Share this post


Link to post
Share on other sites

Same repertoire as Connie, but I'd add Schradiek and Uhl.  

Doc,

 

Your mention of Schradieck the other day is what inspired me to think about and ask the question.   :) 

 

I'm not familiar with Uhl.  What's the story with him? 

Share this post


Link to post
Share on other sites

I'm astonished someone knows about Alfred Uhl...  my quartet in Vienna played his "Jubiläumsquartett" in 1990 or 1991, working with him was interesting.  What did he write that you'd take with you?

Share this post


Link to post
Share on other sites

 What did he write that you'd take with you?

 

 

Yes, please, Dr. S.

 

And why?

 

Thanks to Dr. S I have expanded my horizons a little,  and was impressed with Uhl.  But my topic is meant to find what materials provide the most beneficial practice materials in the least pages.  So if there are some specific Uhl works, I'd appreciate a listing.

 

The intent of my topic, though somewhat loose and open, is  to find a sort of "Swiss Army Knife" of maximum utility for a minimum of "educational material."

 

I'm enjoying all of the responses and picking up some ideas.  One interesting idea is Joe Positive's "...a few sheets each of..."  That's in the spirit of what I'm getting at.  After all, anyone can accumulate—and some of us HAVE :) —huge libraries of etudes, methods, and music, but what are the most worthwhile or useful or constructive works?

Share this post


Link to post
Share on other sites

Can you actually objectively answer that?

LIke I said, once you know what you're doing (yes, I'm not there yet...)...you can make up your own exercises...

...and if not...

Why?

Share this post


Link to post
Share on other sites

Can you actually objectively answer that?

LIke I said, once you know what you're doing (yes, I'm not there yet...)...you can make up your own exercises...

...and if not...

Why?

 

We can.  After all, all the exercise books we have were made up by someone.  I just wonder if we are as good at it as the Kreutzers and Sevciks of the world are.  But going to a desert island with nothing and coming home with a wonderful opus is a possibility.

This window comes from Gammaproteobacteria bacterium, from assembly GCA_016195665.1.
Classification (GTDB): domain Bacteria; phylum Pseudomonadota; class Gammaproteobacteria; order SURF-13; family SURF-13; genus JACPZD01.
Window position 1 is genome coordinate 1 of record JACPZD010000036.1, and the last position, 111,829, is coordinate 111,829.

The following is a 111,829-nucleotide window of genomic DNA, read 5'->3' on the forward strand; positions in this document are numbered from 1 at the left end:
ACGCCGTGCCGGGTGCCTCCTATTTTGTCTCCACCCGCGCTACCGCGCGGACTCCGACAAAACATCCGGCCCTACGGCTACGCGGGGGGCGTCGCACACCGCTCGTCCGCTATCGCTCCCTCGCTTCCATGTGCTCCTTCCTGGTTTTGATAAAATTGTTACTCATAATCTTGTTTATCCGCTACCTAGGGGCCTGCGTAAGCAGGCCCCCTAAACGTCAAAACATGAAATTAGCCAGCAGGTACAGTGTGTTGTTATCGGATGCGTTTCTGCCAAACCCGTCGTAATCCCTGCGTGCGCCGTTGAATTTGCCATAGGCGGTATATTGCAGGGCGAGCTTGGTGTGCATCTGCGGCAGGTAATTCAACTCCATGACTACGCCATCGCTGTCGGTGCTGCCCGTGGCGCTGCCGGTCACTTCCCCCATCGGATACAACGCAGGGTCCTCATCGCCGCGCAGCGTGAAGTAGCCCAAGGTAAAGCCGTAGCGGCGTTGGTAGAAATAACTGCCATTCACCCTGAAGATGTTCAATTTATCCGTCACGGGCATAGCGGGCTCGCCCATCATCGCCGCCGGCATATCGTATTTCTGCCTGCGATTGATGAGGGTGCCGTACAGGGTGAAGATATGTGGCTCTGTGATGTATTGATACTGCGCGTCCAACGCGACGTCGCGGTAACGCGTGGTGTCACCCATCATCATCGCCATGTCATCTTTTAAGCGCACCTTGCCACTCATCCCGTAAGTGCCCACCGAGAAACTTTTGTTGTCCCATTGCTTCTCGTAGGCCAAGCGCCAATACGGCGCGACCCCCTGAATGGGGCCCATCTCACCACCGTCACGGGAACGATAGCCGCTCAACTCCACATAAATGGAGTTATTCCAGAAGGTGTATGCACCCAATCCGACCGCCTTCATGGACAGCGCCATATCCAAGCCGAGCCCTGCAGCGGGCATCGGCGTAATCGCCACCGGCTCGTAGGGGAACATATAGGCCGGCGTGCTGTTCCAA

What I would be concerned with is that once I was on the island I might not be very aggressive and spend most of my time in the first position and in the middle of the bow.

Share this post


Link to post
Share on other sites

LIke I said, once you know what you're doing (yes, I'm not there yet...)...you can make up your own exercises...

 

 

Sure you can make up your own exercises, but it would be helpful to have at least a few things written down so you don't forget how to read (it is a desert island, after all).

Share this post


Link to post
Share on other sites

Thanks, Kat,

I make a lot of viola jokes, but really have a great deal of respect for violists. (Hey, Pebbles, you'll back me up, won't you, if you're reading this.)   :)

 

From the couple of pieces I listened to, I was very impressed with Uhl.

Share this post


Link to post
Share on other sites

Join the conversation

You can post now and register later. If you have an account, sign in now to post with your account.
Note: Your post will require moderator approval before it will be visible.

Guest
Reply to this topic...

×   Pasted as rich text.   Paste as plain text instead

  Only 75 emoji are allowed.

×   Your link has been automatically embedded.   Display as a link instead

×   Your previous content has been restored.   Clear editor

×   You cannot paste images directly. Upload or insert images from URL.

Loading...
Sign in to follow this  

  • Recently Browsing   0 members

    No registered users viewing this page.